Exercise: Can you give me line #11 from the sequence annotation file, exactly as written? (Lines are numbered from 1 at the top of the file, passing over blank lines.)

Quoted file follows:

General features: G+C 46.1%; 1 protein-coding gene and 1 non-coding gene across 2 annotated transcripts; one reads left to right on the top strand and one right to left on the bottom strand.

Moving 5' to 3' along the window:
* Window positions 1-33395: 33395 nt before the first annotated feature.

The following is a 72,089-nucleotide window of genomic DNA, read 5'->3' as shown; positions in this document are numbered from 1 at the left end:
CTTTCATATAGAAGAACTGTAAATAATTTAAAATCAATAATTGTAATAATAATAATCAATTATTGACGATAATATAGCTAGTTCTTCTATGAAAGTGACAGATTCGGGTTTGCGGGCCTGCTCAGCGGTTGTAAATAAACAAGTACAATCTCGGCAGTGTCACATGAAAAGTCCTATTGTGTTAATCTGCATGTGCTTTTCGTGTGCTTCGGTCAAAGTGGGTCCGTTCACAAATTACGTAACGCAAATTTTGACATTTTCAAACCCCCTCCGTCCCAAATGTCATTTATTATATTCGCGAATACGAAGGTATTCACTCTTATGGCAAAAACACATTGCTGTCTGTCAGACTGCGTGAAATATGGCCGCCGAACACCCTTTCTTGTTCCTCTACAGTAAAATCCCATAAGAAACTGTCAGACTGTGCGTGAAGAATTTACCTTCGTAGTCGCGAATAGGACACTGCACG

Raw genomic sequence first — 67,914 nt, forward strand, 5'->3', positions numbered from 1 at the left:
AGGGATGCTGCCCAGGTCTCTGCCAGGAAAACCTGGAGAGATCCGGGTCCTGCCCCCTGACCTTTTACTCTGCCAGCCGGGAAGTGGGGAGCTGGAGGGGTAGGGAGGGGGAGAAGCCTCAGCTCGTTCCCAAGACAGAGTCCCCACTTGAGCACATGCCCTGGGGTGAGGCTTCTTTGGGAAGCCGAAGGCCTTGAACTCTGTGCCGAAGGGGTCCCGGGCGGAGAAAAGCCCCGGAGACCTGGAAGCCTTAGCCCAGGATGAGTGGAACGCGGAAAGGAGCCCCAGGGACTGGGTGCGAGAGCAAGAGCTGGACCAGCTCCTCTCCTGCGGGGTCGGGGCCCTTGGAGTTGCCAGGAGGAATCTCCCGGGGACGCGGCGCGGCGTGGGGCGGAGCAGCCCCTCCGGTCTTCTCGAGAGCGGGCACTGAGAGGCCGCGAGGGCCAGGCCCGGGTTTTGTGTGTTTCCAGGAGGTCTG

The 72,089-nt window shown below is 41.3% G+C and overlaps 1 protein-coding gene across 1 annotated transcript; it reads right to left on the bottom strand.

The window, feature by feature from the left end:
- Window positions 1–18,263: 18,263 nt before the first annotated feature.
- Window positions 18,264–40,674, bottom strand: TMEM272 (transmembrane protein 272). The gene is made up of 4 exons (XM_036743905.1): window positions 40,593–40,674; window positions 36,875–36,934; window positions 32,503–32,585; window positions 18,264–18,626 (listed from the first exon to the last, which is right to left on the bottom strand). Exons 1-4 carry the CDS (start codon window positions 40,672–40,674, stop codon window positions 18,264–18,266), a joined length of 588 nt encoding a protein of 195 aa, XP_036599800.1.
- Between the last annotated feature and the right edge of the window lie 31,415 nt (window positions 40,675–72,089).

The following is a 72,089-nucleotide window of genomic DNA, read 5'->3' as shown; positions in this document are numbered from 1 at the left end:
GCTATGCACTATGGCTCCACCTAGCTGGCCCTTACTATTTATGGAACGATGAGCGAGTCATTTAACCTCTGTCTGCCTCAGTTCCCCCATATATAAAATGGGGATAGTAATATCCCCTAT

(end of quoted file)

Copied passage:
- Window positions 18,264–40,674, bottom strand: TMEM272 (transmembrane protein 272). The gene is made up of 4 exons (XM_036743905.1): window positions 40,593–40,674; window positions 36,875–36,934; window positions 32,503–32,585; window positions 18,264–18,626 (listed from the first exon to the last, which is right to left on the bottom strand). Exons 1-4 carry the CDS (start codon window positions 40,672–40,674, stop codon window positions 18,264–18,266), a joined length of 588 nt encoding a protein of 195 aa, XP_036599800.1.